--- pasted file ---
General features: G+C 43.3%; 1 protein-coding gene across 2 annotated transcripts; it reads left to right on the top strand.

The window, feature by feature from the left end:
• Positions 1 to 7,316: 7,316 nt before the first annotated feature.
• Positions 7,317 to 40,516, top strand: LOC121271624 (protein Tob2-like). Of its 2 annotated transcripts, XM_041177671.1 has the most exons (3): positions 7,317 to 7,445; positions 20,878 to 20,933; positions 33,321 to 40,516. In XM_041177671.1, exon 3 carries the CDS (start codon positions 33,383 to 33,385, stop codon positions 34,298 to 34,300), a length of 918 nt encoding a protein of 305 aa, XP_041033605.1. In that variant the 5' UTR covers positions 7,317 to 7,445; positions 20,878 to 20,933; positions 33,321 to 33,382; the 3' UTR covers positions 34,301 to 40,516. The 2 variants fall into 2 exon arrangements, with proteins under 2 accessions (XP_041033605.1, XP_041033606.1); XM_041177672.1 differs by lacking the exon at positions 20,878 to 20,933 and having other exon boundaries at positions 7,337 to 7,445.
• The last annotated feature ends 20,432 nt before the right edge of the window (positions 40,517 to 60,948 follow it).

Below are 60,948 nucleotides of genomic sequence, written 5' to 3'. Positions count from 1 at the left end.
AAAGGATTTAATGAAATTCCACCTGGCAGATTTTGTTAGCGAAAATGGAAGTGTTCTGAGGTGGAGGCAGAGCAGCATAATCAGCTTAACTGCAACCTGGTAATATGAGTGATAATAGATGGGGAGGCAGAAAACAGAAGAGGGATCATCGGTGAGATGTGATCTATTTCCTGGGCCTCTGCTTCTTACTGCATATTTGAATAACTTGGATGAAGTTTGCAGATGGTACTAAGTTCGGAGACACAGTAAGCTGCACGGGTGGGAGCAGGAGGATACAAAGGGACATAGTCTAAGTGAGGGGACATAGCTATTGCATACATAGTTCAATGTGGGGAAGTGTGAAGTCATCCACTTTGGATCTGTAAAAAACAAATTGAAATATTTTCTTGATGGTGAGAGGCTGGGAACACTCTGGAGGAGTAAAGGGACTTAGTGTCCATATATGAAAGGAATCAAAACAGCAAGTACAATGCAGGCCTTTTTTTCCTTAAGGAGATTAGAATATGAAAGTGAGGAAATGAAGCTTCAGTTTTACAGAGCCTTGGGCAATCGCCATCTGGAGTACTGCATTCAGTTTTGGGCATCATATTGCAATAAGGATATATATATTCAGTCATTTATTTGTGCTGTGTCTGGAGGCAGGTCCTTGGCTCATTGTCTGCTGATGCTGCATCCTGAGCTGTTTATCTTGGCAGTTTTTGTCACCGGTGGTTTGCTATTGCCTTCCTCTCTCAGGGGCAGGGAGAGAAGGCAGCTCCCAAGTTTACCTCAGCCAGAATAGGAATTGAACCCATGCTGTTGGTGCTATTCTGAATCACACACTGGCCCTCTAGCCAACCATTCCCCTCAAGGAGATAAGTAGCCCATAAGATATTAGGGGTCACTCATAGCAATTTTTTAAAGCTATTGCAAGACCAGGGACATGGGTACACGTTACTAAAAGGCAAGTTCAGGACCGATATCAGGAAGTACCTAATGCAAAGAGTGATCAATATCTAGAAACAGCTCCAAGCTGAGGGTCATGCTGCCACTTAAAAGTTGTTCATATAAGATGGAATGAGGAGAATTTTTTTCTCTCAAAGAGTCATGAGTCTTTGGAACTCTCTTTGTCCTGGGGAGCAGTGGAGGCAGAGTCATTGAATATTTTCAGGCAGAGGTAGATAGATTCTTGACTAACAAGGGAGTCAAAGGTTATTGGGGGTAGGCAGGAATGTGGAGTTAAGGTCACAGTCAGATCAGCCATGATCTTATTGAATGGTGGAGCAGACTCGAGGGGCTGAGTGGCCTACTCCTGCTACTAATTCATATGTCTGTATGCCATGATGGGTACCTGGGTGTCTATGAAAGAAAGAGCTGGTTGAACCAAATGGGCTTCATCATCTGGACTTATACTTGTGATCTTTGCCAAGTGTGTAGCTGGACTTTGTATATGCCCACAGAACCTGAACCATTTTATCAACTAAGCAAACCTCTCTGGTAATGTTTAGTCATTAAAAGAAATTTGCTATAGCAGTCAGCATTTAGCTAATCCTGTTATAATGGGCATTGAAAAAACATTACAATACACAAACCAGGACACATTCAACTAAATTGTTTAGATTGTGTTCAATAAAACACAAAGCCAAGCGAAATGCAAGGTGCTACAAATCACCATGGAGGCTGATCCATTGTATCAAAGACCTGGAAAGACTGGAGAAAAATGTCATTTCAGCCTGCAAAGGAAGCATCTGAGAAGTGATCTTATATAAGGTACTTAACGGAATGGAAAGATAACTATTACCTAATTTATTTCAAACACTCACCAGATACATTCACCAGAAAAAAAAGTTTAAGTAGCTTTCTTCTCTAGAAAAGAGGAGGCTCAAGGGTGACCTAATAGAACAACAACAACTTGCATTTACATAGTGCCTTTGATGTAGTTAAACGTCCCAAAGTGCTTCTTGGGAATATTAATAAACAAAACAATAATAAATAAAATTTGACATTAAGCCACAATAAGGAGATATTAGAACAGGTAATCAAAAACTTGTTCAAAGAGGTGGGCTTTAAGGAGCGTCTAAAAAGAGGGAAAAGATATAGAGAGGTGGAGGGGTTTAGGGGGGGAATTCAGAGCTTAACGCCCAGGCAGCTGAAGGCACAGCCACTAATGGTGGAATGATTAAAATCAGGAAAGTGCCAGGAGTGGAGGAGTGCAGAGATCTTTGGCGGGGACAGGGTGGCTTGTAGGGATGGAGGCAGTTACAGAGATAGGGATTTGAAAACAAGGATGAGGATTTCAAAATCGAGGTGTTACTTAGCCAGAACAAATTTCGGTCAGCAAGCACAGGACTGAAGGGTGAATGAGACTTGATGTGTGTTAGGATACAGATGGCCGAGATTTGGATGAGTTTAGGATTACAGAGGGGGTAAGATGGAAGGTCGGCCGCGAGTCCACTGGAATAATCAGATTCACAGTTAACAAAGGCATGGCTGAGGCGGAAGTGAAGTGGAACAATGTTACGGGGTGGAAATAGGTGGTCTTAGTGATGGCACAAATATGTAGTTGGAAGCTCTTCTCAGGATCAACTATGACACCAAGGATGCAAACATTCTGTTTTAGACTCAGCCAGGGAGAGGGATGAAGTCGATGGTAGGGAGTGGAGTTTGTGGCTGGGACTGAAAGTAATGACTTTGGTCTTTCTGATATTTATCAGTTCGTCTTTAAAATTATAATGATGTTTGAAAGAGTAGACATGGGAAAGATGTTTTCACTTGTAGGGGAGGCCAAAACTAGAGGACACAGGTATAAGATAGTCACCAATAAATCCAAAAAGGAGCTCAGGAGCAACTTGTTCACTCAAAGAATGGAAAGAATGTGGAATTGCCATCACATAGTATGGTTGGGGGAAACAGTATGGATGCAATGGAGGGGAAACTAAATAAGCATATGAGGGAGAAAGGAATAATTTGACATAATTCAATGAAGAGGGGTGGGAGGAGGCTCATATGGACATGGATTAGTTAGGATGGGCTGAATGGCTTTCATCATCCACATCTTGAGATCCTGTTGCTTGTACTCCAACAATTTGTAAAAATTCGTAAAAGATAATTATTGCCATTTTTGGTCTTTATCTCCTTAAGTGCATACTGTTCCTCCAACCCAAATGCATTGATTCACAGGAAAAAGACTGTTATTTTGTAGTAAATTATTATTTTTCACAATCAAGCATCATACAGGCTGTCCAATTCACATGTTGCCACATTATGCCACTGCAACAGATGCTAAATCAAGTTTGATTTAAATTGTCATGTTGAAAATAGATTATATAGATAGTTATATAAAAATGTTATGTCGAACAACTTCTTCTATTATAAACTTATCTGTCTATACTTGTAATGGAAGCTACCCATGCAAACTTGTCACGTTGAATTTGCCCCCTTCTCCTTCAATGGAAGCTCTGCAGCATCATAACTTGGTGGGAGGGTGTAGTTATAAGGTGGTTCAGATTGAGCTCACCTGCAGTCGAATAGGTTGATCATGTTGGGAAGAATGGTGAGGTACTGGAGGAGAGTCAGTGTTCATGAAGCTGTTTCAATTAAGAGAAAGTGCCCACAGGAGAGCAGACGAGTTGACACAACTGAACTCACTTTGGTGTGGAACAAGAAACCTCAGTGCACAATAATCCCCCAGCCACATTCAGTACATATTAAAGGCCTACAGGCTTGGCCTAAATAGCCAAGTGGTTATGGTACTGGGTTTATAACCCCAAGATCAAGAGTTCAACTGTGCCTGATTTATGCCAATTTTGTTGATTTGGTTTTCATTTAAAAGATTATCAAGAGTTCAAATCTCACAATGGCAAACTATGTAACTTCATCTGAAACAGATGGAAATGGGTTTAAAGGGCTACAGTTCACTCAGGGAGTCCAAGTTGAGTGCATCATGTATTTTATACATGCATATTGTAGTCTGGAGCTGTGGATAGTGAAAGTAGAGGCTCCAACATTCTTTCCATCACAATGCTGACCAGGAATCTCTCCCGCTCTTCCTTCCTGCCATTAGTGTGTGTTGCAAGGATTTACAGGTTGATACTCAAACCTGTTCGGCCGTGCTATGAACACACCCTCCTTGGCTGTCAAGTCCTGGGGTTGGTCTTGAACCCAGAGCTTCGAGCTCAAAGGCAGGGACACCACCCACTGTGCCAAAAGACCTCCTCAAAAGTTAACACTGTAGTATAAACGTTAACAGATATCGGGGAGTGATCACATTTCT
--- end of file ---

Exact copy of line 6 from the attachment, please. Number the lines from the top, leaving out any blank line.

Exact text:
Below are 60,948 nucleotides of genomic sequence, written 5' to 3'. Positions count from 1 at the left end.